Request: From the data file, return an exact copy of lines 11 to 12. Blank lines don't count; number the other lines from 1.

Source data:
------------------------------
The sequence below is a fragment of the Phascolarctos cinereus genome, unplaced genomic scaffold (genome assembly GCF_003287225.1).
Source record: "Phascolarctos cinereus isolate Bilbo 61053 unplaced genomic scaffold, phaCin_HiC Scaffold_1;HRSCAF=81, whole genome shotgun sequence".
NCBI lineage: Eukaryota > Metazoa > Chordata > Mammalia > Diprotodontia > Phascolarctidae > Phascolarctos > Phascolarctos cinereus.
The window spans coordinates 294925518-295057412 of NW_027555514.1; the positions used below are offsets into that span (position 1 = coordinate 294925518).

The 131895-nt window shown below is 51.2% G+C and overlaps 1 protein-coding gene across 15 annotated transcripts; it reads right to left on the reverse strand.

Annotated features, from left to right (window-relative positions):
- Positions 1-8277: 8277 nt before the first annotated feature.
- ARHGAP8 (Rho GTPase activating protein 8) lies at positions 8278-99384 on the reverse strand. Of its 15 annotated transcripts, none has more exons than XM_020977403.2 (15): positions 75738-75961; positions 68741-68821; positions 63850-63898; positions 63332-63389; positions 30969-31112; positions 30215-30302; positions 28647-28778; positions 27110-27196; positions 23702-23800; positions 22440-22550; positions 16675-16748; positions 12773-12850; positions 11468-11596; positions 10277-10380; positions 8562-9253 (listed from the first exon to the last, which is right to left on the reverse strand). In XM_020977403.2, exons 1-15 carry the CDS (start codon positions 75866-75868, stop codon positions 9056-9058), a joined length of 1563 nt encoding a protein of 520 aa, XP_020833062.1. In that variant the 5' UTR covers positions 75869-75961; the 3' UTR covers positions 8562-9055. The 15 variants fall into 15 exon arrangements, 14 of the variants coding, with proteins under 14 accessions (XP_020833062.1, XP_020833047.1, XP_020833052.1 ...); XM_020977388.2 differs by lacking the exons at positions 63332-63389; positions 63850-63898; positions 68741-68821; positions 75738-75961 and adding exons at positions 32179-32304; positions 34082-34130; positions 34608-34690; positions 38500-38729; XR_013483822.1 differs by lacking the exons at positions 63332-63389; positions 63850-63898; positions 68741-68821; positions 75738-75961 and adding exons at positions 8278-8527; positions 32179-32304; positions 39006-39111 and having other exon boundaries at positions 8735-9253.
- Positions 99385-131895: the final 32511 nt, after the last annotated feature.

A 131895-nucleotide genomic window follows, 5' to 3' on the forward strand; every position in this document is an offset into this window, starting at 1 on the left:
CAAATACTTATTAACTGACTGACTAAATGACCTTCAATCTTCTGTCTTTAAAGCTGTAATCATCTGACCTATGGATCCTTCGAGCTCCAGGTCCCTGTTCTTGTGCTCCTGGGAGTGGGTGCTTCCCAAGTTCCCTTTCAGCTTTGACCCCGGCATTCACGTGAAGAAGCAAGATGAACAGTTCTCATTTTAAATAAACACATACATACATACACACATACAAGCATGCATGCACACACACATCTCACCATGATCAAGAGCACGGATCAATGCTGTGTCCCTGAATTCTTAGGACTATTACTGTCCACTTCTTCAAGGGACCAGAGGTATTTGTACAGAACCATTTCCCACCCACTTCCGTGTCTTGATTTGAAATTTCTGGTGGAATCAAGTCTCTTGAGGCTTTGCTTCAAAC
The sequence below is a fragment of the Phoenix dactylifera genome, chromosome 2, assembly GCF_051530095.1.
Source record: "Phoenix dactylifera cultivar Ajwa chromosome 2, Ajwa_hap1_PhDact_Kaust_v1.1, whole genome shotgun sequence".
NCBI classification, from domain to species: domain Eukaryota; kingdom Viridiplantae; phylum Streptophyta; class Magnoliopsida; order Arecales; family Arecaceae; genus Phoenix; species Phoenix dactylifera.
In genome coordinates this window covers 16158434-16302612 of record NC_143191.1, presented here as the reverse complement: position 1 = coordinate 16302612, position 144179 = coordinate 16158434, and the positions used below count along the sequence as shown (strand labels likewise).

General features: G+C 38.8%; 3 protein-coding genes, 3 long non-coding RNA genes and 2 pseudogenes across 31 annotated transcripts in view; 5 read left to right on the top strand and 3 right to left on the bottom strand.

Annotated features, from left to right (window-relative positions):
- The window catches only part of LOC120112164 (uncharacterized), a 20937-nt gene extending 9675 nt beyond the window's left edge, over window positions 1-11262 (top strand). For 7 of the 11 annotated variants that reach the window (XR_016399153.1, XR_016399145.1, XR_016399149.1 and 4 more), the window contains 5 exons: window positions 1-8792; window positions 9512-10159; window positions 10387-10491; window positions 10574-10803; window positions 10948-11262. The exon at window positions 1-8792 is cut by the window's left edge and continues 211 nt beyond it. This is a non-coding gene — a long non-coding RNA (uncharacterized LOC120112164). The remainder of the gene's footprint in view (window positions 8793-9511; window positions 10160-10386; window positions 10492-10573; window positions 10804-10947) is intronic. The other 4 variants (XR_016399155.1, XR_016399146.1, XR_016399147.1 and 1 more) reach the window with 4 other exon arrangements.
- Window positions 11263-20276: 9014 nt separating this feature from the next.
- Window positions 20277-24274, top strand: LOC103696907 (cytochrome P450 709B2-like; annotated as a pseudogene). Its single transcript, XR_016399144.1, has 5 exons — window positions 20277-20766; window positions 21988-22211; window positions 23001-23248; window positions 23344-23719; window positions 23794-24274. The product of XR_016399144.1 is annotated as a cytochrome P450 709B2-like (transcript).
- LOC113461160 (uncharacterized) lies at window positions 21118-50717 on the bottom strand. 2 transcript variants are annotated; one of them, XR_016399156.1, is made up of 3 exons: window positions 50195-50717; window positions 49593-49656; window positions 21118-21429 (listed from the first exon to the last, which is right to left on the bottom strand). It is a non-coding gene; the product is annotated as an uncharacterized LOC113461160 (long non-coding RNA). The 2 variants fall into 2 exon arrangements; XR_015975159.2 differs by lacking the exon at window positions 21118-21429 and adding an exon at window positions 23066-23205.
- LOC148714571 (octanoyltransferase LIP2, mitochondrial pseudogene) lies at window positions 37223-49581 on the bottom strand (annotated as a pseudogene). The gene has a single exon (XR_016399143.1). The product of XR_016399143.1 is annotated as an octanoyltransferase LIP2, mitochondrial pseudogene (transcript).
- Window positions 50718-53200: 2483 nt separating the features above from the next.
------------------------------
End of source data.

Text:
CAAATACTTATTAACTGACTGACTAAATGACCTTCAATCTTCTGTCTTTAAAGCTGTAATCATCTGACCTATGGATCCTTCGAGCTCCAGGTCCCTGTTCTTGTGCTCCTGGGAGTGGGTGCTTCCCAAGTTCCCTTTCAGCTTTGACCCCGGCATTCACGTGAAGAAGCAAGATGAACAGTTCTCATTTTAAATAAACACATACATACATACACACATACAAGCATGCATGCACACACACATCTCACCATGATCAAGAGCACGGATCAATGCTGTGTCCCTGAATTCTTAGGACTATTACTGTCCACTTCTTCAAGGGACCAGAGGTATTTGTACAGAACCATTTCCCACCCACTTCCGTGTCTTGATTTGAAATTTCTGGTGGAATCAAGTCTCTTGAGGCTTTGCTTCAAAC
The sequence below is a fragment of the Phoenix dactylifera genome, chromosome 2, assembly GCF_051530095.1.